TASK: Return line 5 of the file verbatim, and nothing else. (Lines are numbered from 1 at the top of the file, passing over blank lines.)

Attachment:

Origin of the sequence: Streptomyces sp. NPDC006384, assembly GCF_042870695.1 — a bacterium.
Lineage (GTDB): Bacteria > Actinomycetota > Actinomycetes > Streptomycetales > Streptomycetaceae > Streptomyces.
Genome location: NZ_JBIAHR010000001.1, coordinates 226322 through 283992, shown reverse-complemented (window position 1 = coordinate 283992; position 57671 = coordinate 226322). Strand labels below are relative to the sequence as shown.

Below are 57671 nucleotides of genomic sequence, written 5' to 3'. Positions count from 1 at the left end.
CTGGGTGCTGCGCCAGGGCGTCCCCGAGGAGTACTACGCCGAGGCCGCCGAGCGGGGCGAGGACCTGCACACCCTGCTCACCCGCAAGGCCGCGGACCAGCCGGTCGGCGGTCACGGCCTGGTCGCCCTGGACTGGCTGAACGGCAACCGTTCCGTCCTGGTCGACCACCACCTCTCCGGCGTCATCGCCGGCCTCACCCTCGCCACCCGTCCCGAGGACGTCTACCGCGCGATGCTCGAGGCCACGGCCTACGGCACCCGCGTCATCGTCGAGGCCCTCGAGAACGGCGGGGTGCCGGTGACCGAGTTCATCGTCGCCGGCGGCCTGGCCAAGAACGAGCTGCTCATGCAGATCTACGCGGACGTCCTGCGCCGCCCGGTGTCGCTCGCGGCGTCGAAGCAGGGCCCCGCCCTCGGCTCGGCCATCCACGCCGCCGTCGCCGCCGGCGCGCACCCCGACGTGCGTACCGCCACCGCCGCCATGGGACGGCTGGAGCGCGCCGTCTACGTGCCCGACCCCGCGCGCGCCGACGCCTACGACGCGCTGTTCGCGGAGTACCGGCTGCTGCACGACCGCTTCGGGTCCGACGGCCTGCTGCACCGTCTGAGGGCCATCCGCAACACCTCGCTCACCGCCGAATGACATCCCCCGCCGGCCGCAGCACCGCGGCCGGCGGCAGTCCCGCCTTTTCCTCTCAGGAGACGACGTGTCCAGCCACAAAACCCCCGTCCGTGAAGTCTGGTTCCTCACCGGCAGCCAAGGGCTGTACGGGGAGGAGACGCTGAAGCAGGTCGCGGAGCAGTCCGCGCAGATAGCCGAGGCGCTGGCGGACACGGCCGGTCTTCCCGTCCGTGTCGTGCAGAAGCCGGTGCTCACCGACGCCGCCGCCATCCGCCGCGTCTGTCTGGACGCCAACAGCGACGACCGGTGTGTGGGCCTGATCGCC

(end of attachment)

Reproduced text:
CTGGGTGCTGCGCCAGGGCGTCCCCGAGGAGTACTACGCCGAGGCCGCCGAGCGGGGCGAGGACCTGCACACCCTGCTCACCCGCAAGGCCGCGGACCAGCCGGTCGGCGGTCACGGCCTGGTCGCCCTGGACTGGCTGAACGGCAACCGTTCCGTCCTGGTCGACCACCACCTCTCCGGCGTCATCGCCGGCCTCACCCTCGCCACCCGTCCCGAGGACGTCTACCGCGCGATGCTCGAGGCCACGGCCTACGGCACCCGCGTCATCGTCGAGGCCCTCGAGAACGGCGGGGTGCCGGTGACCGAGTTCATCGTCGCCGGCGGCCTGGCCAAGAACGAGCTGCTCATGCAGATCTACGCGGACGTCCTGCGCCGCCCGGTGTCGCTCGCGGCGTCGAAGCAGGGCCCCGCCCTCGGCTCGGCCATCCACGCCGCCGTCGCCGCCGGCGCGCACCCCGACGTGCGTACCGCCACCGCCGCCATGGGACGGCTGGAGCGCGCCGTCTACGTGCCCGACCCCGCGCGCGCCGACGCCTACGACGCGCTGTTCGCGGAGTACCGGCTGCTGCACGACCGCTTCGGGTCCGACGGCCTGCTGCACCGTCTGAGGGCCATCCGCAACACCTCGCTCACCGCCGAATGACATCCCCCGCCGGCCGCAGCACCGCGGCCGGCGGCAGTCCCGCCTTTTCCTCTCAGGAGACGACGTGTCCAGCCACAAAACCCCCGTCCGTGAAGTCTGGTTCCTCACCGGCAGCCAAGGGCTGTACGGGGAGGAGACGCTGAAGCAGGTCGCGGAGCAGTCCGCGCAGATAGCCGAGGCGCTGGCGGACACGGCCGGTCTTCCCGTCCGTGTCGTGCAGAAGCCGGTGCTCACCGACGCCGCCGCCATCCGCCGCGTCTGTCTGGACGCCAACAGCGACGACCGGTGTGTGGGCCTGATCGCC